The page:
Quantum internet within grasp as scientists show off entanglement demo
Teleportation of quantum information key to future secure data transfer
Researchers in the Netherlands have shown they can transmit quantum information via an intermediary node, a feature necessary to make the so-called quantum internet possible.
In recent years, scientists have argued that the quantum internet presents a more desirable network for transferring secure data, in addition to being necessary when connecting multiple quantum systems. All of this has been attracting investment from the US government, among others.
Despite the promise, there are still vital elements missing for the creation of a functional quantum internet.
Transferring quantum information — the superposition of states — between two network nodes becomes possible through the process of entanglement, which happens when scientists create two or more particles such that the quantum state of each particle cannot be described independently of the state of the others. In this way, researchers have shown they can "teleport" quantum information between two nodes.
Researchers at Qutech, a quantum computing research institute founded in 2014 by Delft University of Technology and the Netherlands Organization for Applied Scientific Research, have now demonstrated they can create the effect via an intermediary node, a necessary condition for a working computer network.
As a learning aid in the otherwise difficult to decipher field, PhD student Sophie Hermans and her colleagues named the network nodes with monikers relatable to the infoseccers among us: Alice, Bob and Charlie. Alice and Charlie have no direct connection between them.
The researchers' demo first creates entangled quantum states between the neighboring nodes: Alice and Bob. The second node, or processor, then stores its entangled state. Next, Bob creates an entangled state with Charlie. The quantum scientists then exploited a peculiar effect known in their field. By measuring the state of Bob, they affect the entanglement, creating a direct connection between Alice and Charlie.
The team subsequently encoded the "message" information on an extra qubit, which when measured along with Charlie’s entangled state, teleports the information to Alice, according to a paper published in Nature this week.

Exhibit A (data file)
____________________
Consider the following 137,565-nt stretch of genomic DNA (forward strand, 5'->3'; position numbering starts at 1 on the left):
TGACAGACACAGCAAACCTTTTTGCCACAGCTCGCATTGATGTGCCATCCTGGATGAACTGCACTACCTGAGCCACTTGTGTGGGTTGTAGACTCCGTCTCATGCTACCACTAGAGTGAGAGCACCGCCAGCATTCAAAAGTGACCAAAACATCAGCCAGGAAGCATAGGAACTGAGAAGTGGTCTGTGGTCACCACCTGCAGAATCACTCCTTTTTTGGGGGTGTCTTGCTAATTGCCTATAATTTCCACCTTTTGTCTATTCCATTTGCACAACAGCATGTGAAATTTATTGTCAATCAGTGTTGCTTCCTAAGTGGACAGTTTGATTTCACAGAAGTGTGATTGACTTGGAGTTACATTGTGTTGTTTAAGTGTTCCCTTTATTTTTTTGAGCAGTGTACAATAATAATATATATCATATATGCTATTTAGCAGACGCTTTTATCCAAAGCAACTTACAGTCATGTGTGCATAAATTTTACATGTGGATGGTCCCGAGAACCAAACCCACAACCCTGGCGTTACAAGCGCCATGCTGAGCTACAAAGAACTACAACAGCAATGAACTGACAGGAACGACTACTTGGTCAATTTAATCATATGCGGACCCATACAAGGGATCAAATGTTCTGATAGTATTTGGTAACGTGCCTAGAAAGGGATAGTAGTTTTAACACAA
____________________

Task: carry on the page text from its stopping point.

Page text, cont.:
While a significant demo of working concepts that may well become important in quantum networks, as with much in the quantum computing field, practical applications are some way off.
In an accompanying article, Oliver Slattery, doctor of physics at the Information Technology Laboratory, National Institute of Standards and Technology in Maryland and Yong-Su Kim, senior researcher at Center for Quantum Information, Korea Institute of Science and Technology, said constant teleportation of information around a quantum network remained some way off.
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"Hermans et al [have] succeeded in teleporting quantum information between Alice and Charlie — two nodes without a direct connection. This achievement is not only a win for fundamental science but also represents an advance in the real-world problem solving required to move this fascinating quantum application to the next step.
"Reliable teleportation around a quantum network remains some way off, and this work makes clear the massive challenge ahead for the true realization of the quantum internet — but Hermans et al. offer a potential path forward. Increasing the robustness of the memories used to preserve entanglement will lead to even higher entanglement rates, and an improved optical interface will boost the efficiency with which remote nodes are entangled," they said.
Three network nodes, Alice (A), Bob (B) and Charlie (C), are connected by means of optical fibre links (lines) in a line configuration. Each setup has a communication qubit (purple) that enables entanglement generation with its neighboring node
Nonetheless, the promise of moving quantum data around a network securely has such power the US government is determined not to be left out.
In 2020, the US Department of Energy laid out a "blueprint strategy" to develop a national quantum internet.
Secretary of Energy Dan Brouillette said: "By constructing this new and emerging technology, the United States continues with its commitment to maintain and expand our quantum capabilities."
The US government statement at the time said the quantum internet "could become a secure communications network and have a profound impact on areas critical to science, industry, and national security." ®